He is a paid driver who brings no sponsorship money to the team (but did bring a $1 million scholarship for winning last year’s Indy Lights championship), and owner Sam Schmidt holds the option on his contract.

As he tried to race on, his performance suffered. Askew had finished third and sixth at Iowa — the previous two races before Indianapolis. After the crash, he was part of a multicar accident the next week at Gateway and has not finished higher than 14th in the four races since Indy.

A year after winning seven Indy Lights races, Askew has fallen from 12th to 18th in the standings and slipped considerably off the pace. He said he struggled in team debriefs, had difficulty giving feedback and has gone through a personality change that was noticeable to those close to Askew.

Spire Sports + Entertainment, which represents Askew and was among those who pushed the driver to see a doctor, noted Arrow McLaren SP did not reveal that Askew was suffering from a concussion in its Thursday announcement he would miss next week’s race.

“Oliver clearly demonstrated his talent until Lap 91 of the Indianapolis 500, and I hope this does not become another case study of why athletes do not tell their teams they are injured,” said agent Jeff Dickerson. “The reason they do that is because more often times than not they are replaced. In motorsports, there is always somebody to replace you, and whether it was Dale Jr. or Oliver Askew, there is always another driver available.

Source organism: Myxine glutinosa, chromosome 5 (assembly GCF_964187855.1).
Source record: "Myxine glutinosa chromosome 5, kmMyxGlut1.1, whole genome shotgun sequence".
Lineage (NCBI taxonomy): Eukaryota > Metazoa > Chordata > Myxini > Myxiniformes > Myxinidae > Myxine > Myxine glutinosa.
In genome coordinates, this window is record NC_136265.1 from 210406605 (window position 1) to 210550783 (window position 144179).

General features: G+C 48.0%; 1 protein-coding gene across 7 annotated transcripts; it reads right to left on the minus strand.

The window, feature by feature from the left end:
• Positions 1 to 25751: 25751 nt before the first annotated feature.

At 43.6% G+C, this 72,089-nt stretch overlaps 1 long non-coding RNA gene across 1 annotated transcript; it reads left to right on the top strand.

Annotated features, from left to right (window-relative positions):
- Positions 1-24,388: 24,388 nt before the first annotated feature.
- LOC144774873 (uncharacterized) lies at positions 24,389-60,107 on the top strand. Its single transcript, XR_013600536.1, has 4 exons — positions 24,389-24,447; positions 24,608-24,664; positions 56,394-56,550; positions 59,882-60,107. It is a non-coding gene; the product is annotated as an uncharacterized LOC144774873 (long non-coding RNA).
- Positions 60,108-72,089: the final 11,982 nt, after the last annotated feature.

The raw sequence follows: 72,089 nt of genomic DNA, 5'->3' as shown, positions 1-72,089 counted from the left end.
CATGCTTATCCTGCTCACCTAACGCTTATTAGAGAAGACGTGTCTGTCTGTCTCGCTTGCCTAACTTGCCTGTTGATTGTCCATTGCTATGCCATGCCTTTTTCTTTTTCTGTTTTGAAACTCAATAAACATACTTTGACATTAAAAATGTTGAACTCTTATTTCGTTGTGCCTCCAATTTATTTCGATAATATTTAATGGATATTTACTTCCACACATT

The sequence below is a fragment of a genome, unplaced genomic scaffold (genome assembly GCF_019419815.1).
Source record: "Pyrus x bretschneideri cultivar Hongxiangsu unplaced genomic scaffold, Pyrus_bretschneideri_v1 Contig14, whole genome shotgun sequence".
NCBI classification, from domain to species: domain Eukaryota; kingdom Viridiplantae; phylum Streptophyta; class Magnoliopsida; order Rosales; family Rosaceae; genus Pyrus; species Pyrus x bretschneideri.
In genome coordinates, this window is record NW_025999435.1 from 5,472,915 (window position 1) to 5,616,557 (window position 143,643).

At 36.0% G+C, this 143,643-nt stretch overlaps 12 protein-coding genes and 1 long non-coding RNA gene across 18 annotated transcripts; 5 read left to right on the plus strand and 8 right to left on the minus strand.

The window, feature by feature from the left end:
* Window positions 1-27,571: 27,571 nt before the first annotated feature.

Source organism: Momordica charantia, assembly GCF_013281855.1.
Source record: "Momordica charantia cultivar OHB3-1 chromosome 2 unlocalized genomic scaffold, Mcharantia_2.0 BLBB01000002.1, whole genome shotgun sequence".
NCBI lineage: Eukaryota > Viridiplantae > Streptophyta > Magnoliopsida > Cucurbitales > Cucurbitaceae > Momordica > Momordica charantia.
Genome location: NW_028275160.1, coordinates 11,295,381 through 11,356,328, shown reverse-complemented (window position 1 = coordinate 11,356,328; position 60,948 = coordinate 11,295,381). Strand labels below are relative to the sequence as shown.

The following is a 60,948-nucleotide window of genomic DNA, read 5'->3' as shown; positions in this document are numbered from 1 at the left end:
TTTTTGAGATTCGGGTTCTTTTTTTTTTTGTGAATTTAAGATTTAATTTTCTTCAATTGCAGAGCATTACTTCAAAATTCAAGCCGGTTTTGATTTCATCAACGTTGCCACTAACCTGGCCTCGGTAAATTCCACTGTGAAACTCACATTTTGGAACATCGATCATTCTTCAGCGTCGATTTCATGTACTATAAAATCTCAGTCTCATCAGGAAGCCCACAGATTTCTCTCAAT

“I hope this is not a barrier to progress for other drivers — especially young drivers afraid of losing their job — to notify their teams they are hurt. I hope the team proves me wrong because the good news is, the kid has had a head injury for the past month and has still run 14th in IndyCar.”

After finally seeking medical treatment, Askew said he was relieved to learn there was something wrong. He said doctors told him the injury has a “100% recovery rate” and he believes he will be able to race in the IndyCar season finale next month at St. Petersburg. He’s been rehabilitating with exercises and tasks that strain the brain such as deliberately going to grocery stores and the airport.

“Honestly, you know, if I had not gone to see medical professionals I would probably stay in the car,” Askew said. “But now after hearing what’s wrong and that it could get worse, God forbid I have another hit, I know I did the right thing. I think I can be an example for young drivers now in stepping up and saying something is wrong, I need to have this checked out.”